Electricity was restored in San Diego early Friday after utility crews worked around-the-clock to make emergency repairs following an outage accidentally triggered by a utility worker that darkened a swath of California, Arizona and Mexico and paralyzed the nation's eighth-largest city.Looks like kids in the local Capistrano Unified School District are going to get a day off for nothing.
The restoration of power in San Diego signaled that the blackout was essentially over, with electricity back to almost everyone affected by the outage, though the electrical system was deemed fragile and people were urged to go easy on air conditioning, while San Diego schools and beaches remained closed.
According to tallies provided by officials, power was also restored to 180,000 customers in Mexico and 56,000 in Yuma, Ariz., but it was unclear clear how many other customers were still without electricity.
My trip into the outage zone yesterday afternoon was quite an adventure. We live about 1/2 mile north of La Paz Road, and from La Paz south almost everything was out. Driving down to La Paz you'd never think there was a problem, but once I turned under the freeway it was like coming out into a war zone. Everything was off on the other side with huge traffic jams at every intersection.
I took the frontage road south because I figured the freeway would be a nightmare (it was) and managed to make my way down to Crown Valley Parkway. Going through major intersections like Oso Parkway was an adventure, but for the most part people were respectful of each other and everybody took their turn.
My plan was to take another road to connect over to Camino Capistrano and take the back way into San Juan, but my connector road was absolutely gridlocked. I ended up making a U-turn, cutting through a Costco parking lot (it was closed), and fighting my way back onto Crown Valley Parkway which was backed up for at least a mile from the I-5.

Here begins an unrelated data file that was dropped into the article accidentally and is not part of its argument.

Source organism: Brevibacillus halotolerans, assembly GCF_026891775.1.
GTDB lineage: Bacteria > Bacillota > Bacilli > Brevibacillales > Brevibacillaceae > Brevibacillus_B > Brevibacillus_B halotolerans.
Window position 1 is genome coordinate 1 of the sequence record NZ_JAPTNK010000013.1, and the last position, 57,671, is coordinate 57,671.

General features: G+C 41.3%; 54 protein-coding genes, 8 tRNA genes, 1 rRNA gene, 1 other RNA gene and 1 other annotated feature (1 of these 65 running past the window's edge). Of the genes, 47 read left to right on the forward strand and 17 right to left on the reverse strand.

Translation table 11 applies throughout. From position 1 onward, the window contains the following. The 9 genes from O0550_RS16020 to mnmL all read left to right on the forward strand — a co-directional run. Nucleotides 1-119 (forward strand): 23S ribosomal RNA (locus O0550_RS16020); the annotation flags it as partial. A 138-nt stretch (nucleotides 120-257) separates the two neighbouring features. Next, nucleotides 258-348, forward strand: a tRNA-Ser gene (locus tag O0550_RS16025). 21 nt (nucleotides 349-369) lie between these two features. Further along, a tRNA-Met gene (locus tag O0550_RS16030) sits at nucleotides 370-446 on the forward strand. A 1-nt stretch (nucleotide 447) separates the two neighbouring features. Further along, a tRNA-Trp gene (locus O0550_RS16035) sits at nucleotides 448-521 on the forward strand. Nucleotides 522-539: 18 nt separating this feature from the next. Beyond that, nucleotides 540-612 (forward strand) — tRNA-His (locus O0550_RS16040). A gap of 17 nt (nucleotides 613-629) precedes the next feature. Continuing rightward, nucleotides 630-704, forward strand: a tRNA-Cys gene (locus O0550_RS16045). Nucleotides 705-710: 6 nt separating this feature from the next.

I managed to get on the I-5 but every offramp as I headed south was backed up for more than a mile thanks to the signal outages on the offramps. It probably took 30-40 minutes to get off the freeway at J-Serra and finally make it to my destination across the street from the mission.
To complicate things the cell phones system was very erratic. Phones were overloaded with everyone trying to call at once, a couple times I looked at my phone and found I had messages but had never heard the phone ring. At one point I decided to try sending my wife a text message hoping she'd see that and know I was trying to get there. That worked, though she was unable to reply.
It was an interesting journey - over 90 minutes for a trip that should take 15. The trip home was a piece of cake, but in the areas right off the freeway that still had power every gas station was jammed full of people trying to get gas before heading further south. It all had a bit of end-of-the-world about it.
Hopefully the drama is all over.